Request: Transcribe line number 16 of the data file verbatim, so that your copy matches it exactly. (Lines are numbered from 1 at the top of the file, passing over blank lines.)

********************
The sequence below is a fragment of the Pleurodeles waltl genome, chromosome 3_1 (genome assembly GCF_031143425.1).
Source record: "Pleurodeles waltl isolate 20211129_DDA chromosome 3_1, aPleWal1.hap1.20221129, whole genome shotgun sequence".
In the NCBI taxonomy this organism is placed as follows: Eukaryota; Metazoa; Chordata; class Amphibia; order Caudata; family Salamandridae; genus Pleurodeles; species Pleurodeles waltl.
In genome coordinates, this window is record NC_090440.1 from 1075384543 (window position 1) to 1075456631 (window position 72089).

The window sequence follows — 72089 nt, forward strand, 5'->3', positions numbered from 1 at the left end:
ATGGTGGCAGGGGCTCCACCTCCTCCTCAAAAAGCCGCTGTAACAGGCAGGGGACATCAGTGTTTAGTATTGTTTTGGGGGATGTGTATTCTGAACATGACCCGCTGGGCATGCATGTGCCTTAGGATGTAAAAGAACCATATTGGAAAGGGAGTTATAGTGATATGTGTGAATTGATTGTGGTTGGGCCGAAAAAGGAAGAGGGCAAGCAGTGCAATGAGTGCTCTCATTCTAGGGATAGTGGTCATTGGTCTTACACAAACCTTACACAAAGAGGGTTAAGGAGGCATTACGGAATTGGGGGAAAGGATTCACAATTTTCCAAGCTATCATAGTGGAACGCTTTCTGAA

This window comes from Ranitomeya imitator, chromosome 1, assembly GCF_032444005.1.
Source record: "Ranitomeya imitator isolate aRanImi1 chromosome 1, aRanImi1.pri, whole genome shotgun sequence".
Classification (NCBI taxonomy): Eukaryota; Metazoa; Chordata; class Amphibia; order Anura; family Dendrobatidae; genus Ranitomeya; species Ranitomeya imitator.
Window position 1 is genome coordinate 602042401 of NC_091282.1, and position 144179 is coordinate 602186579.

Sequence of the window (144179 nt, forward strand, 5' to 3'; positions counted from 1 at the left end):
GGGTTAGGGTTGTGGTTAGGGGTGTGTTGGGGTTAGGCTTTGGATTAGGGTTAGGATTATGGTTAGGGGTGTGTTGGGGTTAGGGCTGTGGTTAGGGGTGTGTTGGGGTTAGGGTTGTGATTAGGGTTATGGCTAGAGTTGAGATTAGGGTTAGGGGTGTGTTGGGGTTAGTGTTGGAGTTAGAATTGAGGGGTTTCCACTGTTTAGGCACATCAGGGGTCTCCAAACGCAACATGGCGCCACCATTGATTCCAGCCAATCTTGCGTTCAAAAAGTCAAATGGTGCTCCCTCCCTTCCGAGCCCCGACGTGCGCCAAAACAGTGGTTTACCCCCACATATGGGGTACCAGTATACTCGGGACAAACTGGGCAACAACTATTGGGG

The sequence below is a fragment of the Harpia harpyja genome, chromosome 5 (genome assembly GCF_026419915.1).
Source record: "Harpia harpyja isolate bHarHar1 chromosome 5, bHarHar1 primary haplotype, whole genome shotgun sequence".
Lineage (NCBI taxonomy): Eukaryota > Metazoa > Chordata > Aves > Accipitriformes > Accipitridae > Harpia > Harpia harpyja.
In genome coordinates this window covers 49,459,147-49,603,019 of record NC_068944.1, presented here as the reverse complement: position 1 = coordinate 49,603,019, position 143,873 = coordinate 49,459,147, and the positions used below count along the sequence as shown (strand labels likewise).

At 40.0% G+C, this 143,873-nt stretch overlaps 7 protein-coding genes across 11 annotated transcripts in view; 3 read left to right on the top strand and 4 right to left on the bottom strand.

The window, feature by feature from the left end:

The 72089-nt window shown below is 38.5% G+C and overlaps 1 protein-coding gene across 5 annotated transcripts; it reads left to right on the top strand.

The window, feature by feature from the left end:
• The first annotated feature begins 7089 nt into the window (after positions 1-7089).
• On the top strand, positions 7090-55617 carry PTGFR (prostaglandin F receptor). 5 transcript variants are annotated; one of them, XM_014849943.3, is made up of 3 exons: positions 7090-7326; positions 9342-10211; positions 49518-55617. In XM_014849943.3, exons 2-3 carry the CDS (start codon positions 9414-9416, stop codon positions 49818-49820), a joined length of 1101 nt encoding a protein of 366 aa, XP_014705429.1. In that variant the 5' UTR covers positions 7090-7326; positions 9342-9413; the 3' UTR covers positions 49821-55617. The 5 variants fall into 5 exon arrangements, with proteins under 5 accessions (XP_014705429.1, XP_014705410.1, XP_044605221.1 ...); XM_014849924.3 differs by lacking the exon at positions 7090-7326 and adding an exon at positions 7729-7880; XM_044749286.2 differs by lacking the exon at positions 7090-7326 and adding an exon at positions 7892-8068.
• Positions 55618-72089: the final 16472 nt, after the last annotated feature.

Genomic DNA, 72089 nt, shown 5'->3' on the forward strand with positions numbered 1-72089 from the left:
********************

In genome coordinates this window covers 49,459,147-49,603,019 of record NC_068944.1, presented here as the reverse complement: position 1 = coordinate 49,603,019, position 143,873 = coordinate 49,459,147, and the positions used below count along the sequence as shown (strand labels likewise).